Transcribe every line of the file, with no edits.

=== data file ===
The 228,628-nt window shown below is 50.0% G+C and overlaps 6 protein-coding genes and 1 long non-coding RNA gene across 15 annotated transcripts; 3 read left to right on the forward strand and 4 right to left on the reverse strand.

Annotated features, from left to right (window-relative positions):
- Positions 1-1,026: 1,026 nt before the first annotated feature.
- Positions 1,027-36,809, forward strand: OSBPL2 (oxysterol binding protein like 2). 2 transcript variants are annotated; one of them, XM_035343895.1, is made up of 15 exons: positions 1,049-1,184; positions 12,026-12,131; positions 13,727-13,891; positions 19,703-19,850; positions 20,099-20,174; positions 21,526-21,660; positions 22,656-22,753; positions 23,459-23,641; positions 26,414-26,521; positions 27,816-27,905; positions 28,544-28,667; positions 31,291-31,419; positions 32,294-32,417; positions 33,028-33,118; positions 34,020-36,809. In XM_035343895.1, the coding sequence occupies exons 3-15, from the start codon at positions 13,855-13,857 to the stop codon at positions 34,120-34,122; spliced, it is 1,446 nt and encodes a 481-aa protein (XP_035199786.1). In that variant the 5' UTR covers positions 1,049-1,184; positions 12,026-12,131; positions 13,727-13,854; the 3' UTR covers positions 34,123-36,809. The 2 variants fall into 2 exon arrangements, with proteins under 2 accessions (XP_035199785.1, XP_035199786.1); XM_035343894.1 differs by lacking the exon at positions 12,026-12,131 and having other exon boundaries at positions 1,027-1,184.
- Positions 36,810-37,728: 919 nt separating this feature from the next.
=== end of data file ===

The 228,628-nt window shown below is 50.0% G+C and overlaps 6 protein-coding genes and 1 long non-coding RNA gene across 15 annotated transcripts; 3 read left to right on the forward strand and 4 right to left on the reverse strand.

Annotated features, from left to right (window-relative positions):
- Positions 1-1,026: 1,026 nt before the first annotated feature.
- Positions 1,027-36,809, forward strand: OSBPL2 (oxysterol binding protein like 2). 2 transcript variants are annotated; one of them, XM_035343895.1, is made up of 15 exons: positions 1,049-1,184; positions 12,026-12,131; positions 13,727-13,891; positions 19,703-19,850; positions 20,099-20,174; positions 21,526-21,660; positions 22,656-22,753; positions 23,459-23,641; positions 26,414-26,521; positions 27,816-27,905; positions 28,544-28,667; positions 31,291-31,419; positions 32,294-32,417; positions 33,028-33,118; positions 34,020-36,809. In XM_035343895.1, the coding sequence occupies exons 3-15, from the start codon at positions 13,855-13,857 to the stop codon at positions 34,120-34,122; spliced, it is 1,446 nt and encodes a 481-aa protein (XP_035199786.1). In that variant the 5' UTR covers positions 1,049-1,184; positions 12,026-12,131; positions 13,727-13,854; the 3' UTR covers positions 34,123-36,809. The 2 variants fall into 2 exon arrangements, with proteins under 2 accessions (XP_035199785.1, XP_035199786.1); XM_035343894.1 differs by lacking the exon at positions 12,026-12,131 and having other exon boundaries at positions 1,027-1,184.
- Positions 36,810-37,728: 919 nt separating this feature from the next.